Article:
Xi-Trump summit sets the tone for future relationship between China and US

China Plus Published: 2017-04-11 09:50:49
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Xi-Trump summit sets the tone for future relationship between China and US

By Rabi Sankar Bosu

Chinese President Xi Jinping and his US counterpart, Donald Trump finally met on April 6 and 7 in a highly-anticipated summit at Trump's Spanish-style Mar-a-Lago resort in Palm Beach, Florida to facilitate a constructive and productive relationship between the two countries. Trump's inaugural meeting with Xi had served the purpose of advancing the Sino-US relationship. The outcomes of the first face-to-face meeting have been epitomized in the words of President Xi, "We had long and in-depth communication. And, more importantly, we have further built up understanding and establish a kind of trust, and we have initially built up a working relationship and friendship.'' Indeed, the two-day meeting is a new starting point for the world's most important bilateral relationship, which will not only benefit the two countries but also the world at large.

During his two-day stay in the Sunshine State of Florida, President Xi held talks with President Trump and exchanged views on bilateral ties and major regional and global issues of common concern. Obviously, the first meeting between the world's two biggest powers is of great significance in charting the course of China - US relationship in a new era, advancing the development of bilateral ties in a healthy and stable way from a new starting point, and promoting peace, stability and prosperity in the Asia-Pacific region and the world at large. "I believe that with the passage of time we will make efforts to bear our great historical responsibility for promoting the development of Sino-US relations, to create prosperity for both countries and their people and to uphold global peace and stability," Xi said on the summit's second day.

It's important to note here that under the current thorny bilateral security and trade issues, Donald Trump was looking to have a successful summit after his combative campaign talk. His decision to host the Chinese President at his Mar-a-Lago resort – as opposed to the more formal setting of Washington – reflected a desire to hold frank talks with his Chinese counterpart. In an interview to the Financial Times over the weekend, Trump raised expectations by saying, "I would not be at all surprised if we did something that would be very dramatic and good for both countries." 

No doubt, the first diplomatic encounter between the two very different world leaders is much more genteel. The two leaders have established a good relationship with each other and have the mutual confidence that they would try to work out the difficult issues in the relationship looking for a win-win outcome. However, during their first dinner together, cordiality replaced Trump's fondness for China-bashing. The US President said he had "developed a friendship" with Chinese President Xi and that he thinks he will have a "very, very great relationship" with the Chinese leader. On his part, Chinese President Xi Jinping said that he is ready to work with his US counterpart, Donald Trump, to push forward China-US relations from a new starting point.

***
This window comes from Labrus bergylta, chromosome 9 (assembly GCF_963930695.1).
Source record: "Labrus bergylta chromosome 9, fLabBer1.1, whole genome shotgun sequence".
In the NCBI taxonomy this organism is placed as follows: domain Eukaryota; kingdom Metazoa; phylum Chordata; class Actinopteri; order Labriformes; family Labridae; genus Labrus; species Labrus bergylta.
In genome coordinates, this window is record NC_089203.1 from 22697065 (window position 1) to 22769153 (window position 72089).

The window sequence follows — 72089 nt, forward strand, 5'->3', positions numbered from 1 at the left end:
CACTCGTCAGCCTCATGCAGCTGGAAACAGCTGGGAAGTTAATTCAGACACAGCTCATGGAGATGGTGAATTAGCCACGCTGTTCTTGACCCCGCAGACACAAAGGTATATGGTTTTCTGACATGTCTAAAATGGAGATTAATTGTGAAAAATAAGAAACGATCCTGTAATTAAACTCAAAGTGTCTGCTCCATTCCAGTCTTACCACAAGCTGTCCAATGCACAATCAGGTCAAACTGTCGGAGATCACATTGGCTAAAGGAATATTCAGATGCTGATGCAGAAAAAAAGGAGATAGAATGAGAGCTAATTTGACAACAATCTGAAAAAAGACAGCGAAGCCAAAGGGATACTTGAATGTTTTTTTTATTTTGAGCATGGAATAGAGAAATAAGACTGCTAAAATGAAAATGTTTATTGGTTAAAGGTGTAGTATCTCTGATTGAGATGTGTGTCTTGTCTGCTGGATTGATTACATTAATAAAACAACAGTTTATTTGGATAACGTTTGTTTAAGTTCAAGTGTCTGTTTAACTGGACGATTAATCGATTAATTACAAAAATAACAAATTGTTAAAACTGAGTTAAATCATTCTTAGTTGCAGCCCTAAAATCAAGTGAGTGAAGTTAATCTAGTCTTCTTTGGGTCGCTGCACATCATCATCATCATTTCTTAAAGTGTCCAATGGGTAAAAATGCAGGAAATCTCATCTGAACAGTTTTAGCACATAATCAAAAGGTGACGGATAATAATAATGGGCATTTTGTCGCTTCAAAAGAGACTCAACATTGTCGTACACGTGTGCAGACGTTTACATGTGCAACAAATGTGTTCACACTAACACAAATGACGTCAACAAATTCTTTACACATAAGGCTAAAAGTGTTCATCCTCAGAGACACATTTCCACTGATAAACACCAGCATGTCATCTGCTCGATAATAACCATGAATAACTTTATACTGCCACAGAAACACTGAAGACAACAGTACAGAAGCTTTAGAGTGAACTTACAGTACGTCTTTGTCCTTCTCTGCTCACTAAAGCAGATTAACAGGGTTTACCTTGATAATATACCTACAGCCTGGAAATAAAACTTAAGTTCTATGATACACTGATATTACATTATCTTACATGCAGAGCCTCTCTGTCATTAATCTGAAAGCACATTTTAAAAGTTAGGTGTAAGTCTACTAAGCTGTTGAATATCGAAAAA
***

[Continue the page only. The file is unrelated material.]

Trump, a billionaire real estate mogul before he ran for the Oval Office, regularly lambasted China, mainly for economic reasons. Quite clearly, few countries invited the kind of wrath that China did during Trump's presidential campaign in 2016. He said China had "raped the US economy", stealing its jobs. He had promised to impose massive tariffs on the import of goods from China. If China wanted to call it a "trade war", Trump seemed to say, "so be it". Even before taking office, he broke with decades of diplomatic policy by taking a telephone call from Taiwan leader Tsai Ing-wen.

As president, he has kept his tough stance on trade relations between the United States and China. He has voiced skepticism over America's long-standing "One China" policy. However, he seemed to reverse himself by reaffirming the One China policy in a phone call with President Xi on February 9 this year. Xi "praised" Trump's affirmation and said China was willing to work with the United States to enhance ties and bring "more fruitful gains for the benefit of our two peoples and those in every country."

It is quite clear that President Trump is still finding his footing in the White House and has yet to spell out a strategy for what his advisers called a trade relationship based on "the principle of reciprocity." In remarks to reporters ahead of the meeting, Trump said the roughly $310 billion U.S. trade deficit with China is high on the agenda. "We have been treated unfairly and have made terrible trade deals with China for many, many years. That's one of the things we are going to be talking about."

Trump has made no secret of his desire for a "better" trading relationship with China. As a dealmaker, he is using a "trade war" as the threat to get action from China in other areas. Trade protectionism is just a bad idea. A trade war would hurt both countries' economies. Other countries are interested in maximizing global trade - the foundation of China's "win-win" concept. The US needs to cooperate by not closing the US market from global trade, and Trump's aim to rebuild US infrastructure is an area where China could help. In present times, China has become the fastest-growing export market outside North America for the United States.

Chinese President Xi stabilised relations by bringing to Mar-a-Lago a list of economic "gestures" designed to send Trump with the message that the US should not endorse any China-led initiatives reflected the zero-sum mentality of the previous administration, and is an attitude Trump needs not inherit. He stressed that cooperation is the only right choice for China and the United States, saying that the two countries are capable of becoming great cooperative partners.

During the superpower summit, the two leaders agreed to a 100-day plan for trade talks aimed at boosting US exports and reducing the gaping US trade deficit with China. In the talks, President Xi Jinping has rightly referred the economic ties between China and United states as "a ballast stone." It is really an encouraging fact that in 2016, bilateral trade between China and the US reached $519.6 billion, 207 times higher than in 1979 when bilateral diplomatic relations were established. Bilateral trade in services exceeded $110 billion in 2016 with two-way investment surpassing $170 billion. This most authoritative data about Sino-US trade is indicating the unprecedented interdependence and complementarities between the two countries in economic and trade areas. Hopefully, the two leaders have agreed to promote the "healthy development of bilateral trade and investment."